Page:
HRW blames Papua measles on govt

Measles in eastern Indonesia’s Papua province has killed around 100 indigenous children this month although the disease is easily preventable with a safe and inexpensive vaccine. 

Human Rights Watch (HRW) said neglect of Papuan basic health rights is responsible while the Jakarta government blames the deaths in remote Asmat regency on nomadic lifestyles. Asmat children have been left out of national children’s vaccination programmes, the group said.

About 129,000 people live in Asmat, a swampy region criss-crossed by rivers that can only be accessed by a flight from Papua’s capital Jayapura followed by a helicopter and boat ride.

Asmat, like many areas in Papua, lacks proper health-care services for its residents and has a serious shortage of medics. Clinics often have no staff and medicines throughout the ethnically and culturally distinct provinces of Papua and West Papua, HRW said.

The resource-rich provinces, which constitute about 25 per cent of Indonesia’s landmass but only contain around 5 per cent of its population, generates massive tax revenue for Indonesia, with the Freeport-McMoRan’s Grasberg copper and gold mine delivering US$600 million in taxes per year.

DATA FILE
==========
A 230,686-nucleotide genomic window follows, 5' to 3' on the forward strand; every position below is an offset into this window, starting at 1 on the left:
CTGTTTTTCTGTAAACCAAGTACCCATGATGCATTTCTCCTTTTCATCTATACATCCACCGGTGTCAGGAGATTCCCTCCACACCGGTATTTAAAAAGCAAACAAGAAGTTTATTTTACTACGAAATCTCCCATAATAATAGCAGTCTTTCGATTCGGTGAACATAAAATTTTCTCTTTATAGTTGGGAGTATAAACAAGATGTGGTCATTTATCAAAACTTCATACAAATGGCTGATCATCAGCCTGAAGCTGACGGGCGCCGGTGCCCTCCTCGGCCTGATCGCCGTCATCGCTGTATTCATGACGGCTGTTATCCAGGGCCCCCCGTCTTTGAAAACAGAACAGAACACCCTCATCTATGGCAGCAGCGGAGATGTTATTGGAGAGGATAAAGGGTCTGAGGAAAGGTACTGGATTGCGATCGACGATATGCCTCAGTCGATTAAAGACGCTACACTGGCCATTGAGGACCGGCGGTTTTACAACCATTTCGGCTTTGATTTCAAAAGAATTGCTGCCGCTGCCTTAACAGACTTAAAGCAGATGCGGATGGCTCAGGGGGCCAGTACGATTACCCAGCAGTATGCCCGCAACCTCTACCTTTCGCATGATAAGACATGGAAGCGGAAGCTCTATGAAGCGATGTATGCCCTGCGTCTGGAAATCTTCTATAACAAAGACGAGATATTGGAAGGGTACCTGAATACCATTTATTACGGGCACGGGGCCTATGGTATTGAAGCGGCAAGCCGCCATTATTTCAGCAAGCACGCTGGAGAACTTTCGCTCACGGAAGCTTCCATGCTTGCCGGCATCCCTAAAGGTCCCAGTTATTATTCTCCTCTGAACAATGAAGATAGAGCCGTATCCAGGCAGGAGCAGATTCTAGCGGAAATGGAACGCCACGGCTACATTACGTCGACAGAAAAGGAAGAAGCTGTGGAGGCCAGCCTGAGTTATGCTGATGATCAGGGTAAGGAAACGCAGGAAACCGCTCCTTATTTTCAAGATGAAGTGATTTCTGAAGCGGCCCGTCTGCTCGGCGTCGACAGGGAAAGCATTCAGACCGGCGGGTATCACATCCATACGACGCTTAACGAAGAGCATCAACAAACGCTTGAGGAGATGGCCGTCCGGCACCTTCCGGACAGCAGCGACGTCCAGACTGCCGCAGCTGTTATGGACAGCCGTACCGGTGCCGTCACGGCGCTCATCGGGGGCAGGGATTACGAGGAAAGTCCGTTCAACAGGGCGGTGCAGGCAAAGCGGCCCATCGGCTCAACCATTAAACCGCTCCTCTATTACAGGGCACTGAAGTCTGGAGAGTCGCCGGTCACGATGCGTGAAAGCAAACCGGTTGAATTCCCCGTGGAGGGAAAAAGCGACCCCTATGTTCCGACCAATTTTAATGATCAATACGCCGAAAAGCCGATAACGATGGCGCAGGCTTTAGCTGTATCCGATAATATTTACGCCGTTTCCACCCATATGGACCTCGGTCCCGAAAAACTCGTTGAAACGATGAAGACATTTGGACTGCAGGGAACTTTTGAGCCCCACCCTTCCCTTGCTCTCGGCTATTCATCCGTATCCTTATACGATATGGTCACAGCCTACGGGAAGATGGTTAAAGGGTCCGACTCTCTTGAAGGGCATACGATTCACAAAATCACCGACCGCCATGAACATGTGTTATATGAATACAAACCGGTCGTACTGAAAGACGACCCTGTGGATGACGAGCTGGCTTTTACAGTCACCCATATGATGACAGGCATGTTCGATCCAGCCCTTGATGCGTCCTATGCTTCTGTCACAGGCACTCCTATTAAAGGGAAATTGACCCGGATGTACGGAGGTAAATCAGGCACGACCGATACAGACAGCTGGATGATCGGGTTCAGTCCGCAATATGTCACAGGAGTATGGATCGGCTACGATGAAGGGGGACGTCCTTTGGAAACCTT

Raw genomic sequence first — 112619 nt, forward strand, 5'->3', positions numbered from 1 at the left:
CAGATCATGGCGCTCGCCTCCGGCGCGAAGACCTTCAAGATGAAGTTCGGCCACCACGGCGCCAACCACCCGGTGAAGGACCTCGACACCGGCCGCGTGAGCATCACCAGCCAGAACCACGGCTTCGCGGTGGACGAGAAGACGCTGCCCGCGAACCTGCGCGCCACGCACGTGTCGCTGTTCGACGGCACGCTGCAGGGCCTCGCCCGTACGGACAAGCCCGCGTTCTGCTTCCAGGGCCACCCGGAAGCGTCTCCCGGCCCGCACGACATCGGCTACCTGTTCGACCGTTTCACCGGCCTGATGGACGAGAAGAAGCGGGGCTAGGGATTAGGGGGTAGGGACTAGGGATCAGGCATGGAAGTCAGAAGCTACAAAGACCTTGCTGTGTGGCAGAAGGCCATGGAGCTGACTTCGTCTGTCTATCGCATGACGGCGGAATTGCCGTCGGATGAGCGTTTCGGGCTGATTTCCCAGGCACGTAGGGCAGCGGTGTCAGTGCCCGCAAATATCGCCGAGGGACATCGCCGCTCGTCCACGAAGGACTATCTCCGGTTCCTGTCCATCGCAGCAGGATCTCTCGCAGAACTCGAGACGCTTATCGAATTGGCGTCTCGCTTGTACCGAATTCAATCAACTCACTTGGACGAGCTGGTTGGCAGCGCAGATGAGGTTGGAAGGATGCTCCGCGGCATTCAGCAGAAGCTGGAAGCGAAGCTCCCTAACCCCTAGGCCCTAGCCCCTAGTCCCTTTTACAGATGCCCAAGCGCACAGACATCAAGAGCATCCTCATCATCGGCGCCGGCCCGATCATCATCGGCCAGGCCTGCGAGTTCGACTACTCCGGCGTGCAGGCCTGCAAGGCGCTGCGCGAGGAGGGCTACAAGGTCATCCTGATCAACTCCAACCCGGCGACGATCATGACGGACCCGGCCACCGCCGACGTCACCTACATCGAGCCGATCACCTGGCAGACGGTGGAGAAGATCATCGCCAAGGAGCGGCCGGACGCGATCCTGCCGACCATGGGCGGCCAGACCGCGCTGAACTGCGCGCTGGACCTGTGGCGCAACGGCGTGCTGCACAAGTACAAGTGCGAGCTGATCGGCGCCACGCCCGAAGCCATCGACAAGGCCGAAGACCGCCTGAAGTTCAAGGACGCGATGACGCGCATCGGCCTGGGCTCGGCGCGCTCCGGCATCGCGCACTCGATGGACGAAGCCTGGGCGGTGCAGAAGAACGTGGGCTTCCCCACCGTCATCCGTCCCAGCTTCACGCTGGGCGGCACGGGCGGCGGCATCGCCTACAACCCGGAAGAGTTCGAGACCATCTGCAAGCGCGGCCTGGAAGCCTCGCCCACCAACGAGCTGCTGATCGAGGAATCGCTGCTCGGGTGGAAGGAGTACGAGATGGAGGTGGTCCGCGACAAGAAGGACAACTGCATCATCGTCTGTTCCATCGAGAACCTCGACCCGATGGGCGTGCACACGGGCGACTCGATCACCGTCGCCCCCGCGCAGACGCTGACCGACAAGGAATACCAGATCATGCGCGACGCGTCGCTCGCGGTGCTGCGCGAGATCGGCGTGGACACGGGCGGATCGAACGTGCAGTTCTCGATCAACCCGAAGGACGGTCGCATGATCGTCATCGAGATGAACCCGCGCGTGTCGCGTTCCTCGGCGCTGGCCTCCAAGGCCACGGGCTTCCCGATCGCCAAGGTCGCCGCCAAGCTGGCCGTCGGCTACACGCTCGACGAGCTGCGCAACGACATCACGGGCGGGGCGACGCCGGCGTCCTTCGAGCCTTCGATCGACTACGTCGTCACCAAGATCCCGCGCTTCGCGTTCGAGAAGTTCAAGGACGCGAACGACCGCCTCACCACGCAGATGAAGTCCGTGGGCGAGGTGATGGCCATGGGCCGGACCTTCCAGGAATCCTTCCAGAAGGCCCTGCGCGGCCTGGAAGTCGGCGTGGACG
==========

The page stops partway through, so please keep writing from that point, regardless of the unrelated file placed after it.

But indigenous Papuans receive little benefit from Grasberg.

The archipelago’s poverty rates remain highest, in relative terms, in the provinces of Papua, West Papua and Maluku, all in the far east of Indonesia, according to Jakarta’s Statistics Agency.

Papua has the lowest life expectancy in Indonesia and the highest infant, child and maternal mortality rates.

The government increases health problems by restricting NGO access, including medical groups, such as Cordaid from the Netherlands.

Those restrictions are related to the prolonged ban on the foreign media access while a low-level pro-independence insurgency continues.

The United Nations special rapporteur on the right to health, Dainius Pūras, reported after visiting last year that he was “concerned about the health status of ethnic Papuans” and called for greater health investment.

President Joko Widodo has promised to improve health care in Papua and to allow international access to the troubled provinces. But his government has focused instead on physical infrastructural investment, including digging roads through Papuan rainforest.

HRW said: “To prevent the deaths of more children, Indonesia’s health ministry should set up an effective vaccination programme in Papua. Additionally, the government should recognise that international organisations – and allowing media to freely report in Papua – will bolster official efforts to identify and address gaps in Papua’s public health delivery systems.“


An Asmat Longhouse. Picture credit: Wikimedia